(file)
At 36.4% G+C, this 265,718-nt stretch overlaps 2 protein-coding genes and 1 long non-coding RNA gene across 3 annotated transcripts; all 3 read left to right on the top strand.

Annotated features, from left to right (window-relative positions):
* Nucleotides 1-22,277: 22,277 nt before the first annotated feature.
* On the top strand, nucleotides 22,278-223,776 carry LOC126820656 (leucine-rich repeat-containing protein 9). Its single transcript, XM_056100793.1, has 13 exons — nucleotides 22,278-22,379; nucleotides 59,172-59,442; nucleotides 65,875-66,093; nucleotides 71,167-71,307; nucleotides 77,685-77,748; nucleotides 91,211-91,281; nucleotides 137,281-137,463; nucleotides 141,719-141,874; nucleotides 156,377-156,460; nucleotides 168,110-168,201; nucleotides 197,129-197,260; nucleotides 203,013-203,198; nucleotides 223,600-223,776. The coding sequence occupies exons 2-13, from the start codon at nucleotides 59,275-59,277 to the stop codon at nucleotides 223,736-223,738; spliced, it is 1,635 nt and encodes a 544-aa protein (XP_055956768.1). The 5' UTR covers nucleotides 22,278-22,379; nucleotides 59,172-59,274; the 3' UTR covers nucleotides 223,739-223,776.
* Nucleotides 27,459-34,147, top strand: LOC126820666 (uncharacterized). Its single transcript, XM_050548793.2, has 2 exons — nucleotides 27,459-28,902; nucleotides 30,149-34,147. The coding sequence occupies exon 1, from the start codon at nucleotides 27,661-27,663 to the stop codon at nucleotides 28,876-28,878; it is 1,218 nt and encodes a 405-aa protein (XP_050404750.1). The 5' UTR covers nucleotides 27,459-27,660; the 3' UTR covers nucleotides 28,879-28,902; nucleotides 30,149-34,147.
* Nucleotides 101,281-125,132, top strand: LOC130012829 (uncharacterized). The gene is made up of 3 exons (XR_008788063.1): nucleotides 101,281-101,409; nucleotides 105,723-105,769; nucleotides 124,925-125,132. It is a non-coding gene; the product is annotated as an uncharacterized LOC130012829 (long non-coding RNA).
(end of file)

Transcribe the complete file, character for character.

At 36.4% G+C, this 265,718-nt stretch overlaps 2 protein-coding genes and 1 long non-coding RNA gene across 3 annotated transcripts; all 3 read left to right on the top strand.

Annotated features, from left to right (window-relative positions):
* Nucleotides 1-22,277: 22,277 nt before the first annotated feature.
* On the top strand, nucleotides 22,278-223,776 carry LOC126820656 (leucine-rich repeat-containing protein 9). Its single transcript, XM_056100793.1, has 13 exons — nucleotides 22,278-22,379; nucleotides 59,172-59,442; nucleotides 65,875-66,093; nucleotides 71,167-71,307; nucleotides 77,685-77,748; nucleotides 91,211-91,281; nucleotides 137,281-137,463; nucleotides 141,719-141,874; nucleotides 156,377-156,460; nucleotides 168,110-168,201; nucleotides 197,129-197,260; nucleotides 203,013-203,198; nucleotides 223,600-223,776. The coding sequence occupies exons 2-13, from the start codon at nucleotides 59,275-59,277 to the stop codon at nucleotides 223,736-223,738; spliced, it is 1,635 nt and encodes a 544-aa protein (XP_055956768.1). The 5' UTR covers nucleotides 22,278-22,379; nucleotides 59,172-59,274; the 3' UTR covers nucleotides 223,739-223,776.
* Nucleotides 27,459-34,147, top strand: LOC126820666 (uncharacterized). Its single transcript, XM_050548793.2, has 2 exons — nucleotides 27,459-28,902; nucleotides 30,149-34,147. The coding sequence occupies exon 1, from the start codon at nucleotides 27,661-27,663 to the stop codon at nucleotides 28,876-28,878; it is 1,218 nt and encodes a 405-aa protein (XP_050404750.1). The 5' UTR covers nucleotides 27,459-27,660; the 3' UTR covers nucleotides 28,879-28,902; nucleotides 30,149-34,147.
* Nucleotides 101,281-125,132, top strand: LOC130012829 (uncharacterized). The gene is made up of 3 exons (XR_008788063.1): nucleotides 101,281-101,409; nucleotides 105,723-105,769; nucleotides 124,925-125,132. It is a non-coding gene; the product is annotated as an uncharacterized LOC130012829 (long non-coding RNA).